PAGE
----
Terrorism and Counterterrorism (PLIT10147)
Normal Year Taken
Delivery Session Year
Visiting students must have completed 4 Politics courses at grade B or above. We will only consider University/College level courses, and we cannot consider interdisciplinary courses or courses without sufficient Politics/Government/International Relations focus. Applicants should note that, as with other popular courses, meeting the minimum does NOT guarantee admission, and priority will be given to students studying on exchange within the Politics department. **Please note that all Politics courses are very high-demand, meaning that they have a very high number of students wishing to enrol in a very limited number of spaces.** Visiting students are advised to bear in mind that enrolment in specific courses can never be guaranteed, and you may need to be flexible in finding alternatives in case your preferred courses have no available space. These enrolments are managed strictly by the Visiting Student Office, in line with the quotas allocated by the department, and all enquiries to enrol in these courses must be made through the CAHSS Visiting Student Office. It is not appropriate for students to contact the department directly to request additional spaces.
What is terrorism? What causes groups to engage in terrorist activities? And how can terrorism best be fought? This course examines debates related to terrorism and various strategies of counterterrorism. It draws on a range of case studies to address these and related questions. Case studies include international terrorist groups such as Al-Qaeda and ISIS, as well as domestic organisations such as the IRA, Boko Haram and the Red Army Faction.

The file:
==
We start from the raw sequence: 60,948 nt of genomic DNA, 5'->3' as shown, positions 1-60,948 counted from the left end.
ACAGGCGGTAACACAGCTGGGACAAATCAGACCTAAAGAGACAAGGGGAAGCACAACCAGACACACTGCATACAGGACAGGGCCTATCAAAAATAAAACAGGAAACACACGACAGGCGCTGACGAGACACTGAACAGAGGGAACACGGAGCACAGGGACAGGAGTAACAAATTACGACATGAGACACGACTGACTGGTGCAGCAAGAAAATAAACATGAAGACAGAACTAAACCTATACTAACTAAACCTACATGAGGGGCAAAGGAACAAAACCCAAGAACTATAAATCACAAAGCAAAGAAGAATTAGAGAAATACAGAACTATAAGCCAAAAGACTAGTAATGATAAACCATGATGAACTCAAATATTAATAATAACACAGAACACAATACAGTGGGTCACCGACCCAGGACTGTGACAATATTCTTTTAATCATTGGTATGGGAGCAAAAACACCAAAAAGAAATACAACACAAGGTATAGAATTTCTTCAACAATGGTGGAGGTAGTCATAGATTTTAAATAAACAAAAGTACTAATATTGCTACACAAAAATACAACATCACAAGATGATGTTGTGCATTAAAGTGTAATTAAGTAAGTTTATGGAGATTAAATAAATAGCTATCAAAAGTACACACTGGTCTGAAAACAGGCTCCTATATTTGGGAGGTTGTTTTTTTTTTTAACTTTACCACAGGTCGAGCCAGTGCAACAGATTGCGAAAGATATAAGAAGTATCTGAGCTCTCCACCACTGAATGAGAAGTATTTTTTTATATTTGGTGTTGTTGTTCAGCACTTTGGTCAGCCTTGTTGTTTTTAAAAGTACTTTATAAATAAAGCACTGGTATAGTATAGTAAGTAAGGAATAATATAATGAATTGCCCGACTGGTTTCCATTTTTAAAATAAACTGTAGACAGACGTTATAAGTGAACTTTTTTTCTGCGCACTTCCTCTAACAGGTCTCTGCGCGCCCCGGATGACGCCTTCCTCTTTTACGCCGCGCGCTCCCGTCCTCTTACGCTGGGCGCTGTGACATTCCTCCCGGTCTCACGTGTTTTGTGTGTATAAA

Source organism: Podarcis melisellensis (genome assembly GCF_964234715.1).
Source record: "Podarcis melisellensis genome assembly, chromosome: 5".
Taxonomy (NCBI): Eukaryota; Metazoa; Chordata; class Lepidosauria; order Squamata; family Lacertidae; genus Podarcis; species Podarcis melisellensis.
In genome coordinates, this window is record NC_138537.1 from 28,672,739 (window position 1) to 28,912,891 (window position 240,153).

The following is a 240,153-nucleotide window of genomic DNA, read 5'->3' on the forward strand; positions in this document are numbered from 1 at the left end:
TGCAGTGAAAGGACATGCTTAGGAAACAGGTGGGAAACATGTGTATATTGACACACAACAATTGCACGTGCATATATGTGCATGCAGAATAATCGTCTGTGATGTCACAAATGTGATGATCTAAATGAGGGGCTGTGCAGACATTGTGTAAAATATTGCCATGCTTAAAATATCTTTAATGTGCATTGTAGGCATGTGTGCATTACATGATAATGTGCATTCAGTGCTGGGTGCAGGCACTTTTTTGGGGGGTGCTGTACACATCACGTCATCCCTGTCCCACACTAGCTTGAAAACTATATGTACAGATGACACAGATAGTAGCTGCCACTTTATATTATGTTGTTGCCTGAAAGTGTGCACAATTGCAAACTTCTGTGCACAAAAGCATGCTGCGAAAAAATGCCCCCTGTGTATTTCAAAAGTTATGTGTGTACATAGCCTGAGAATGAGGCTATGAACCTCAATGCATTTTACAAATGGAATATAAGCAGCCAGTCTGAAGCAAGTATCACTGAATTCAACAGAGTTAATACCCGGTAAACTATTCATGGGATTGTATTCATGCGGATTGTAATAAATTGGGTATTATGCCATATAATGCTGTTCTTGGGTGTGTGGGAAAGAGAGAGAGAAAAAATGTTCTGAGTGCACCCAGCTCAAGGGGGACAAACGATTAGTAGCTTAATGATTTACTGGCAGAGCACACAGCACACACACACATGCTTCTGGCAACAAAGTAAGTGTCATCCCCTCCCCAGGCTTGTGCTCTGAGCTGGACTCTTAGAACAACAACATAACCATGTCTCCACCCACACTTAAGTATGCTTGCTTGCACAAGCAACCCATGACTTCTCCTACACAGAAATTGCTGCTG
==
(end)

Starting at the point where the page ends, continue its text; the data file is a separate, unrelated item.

The course examines issues related to terrorism and counterterrorism, which have (re)emerged as prominent issues in international relations. It aims to develop students' ability to critically understand and assess a variety of challenges associated with terrorism and their implication for counterterrorism measures. The course addresses debates surrounding the definition of terrorism, the history of the concept and possible causes. Other topics discussed include issues such as gendered terrorism and state terrorism. Different counterterrorist strategies, such as war models, criminal justice models, prevention, and de-radicalisation efforts, are analysed to evaluate ways of addressing terrorist threats. The course will make extensive use of case studies that represent a diversity of issues and questions. The course will not only explore global terrorism and responses to it, but will also engage with domestic and regional actors (e.g. IRA and Boko Haram) that require different responses.
Written Exam 0%, Coursework 90%, Practical Exam 10%
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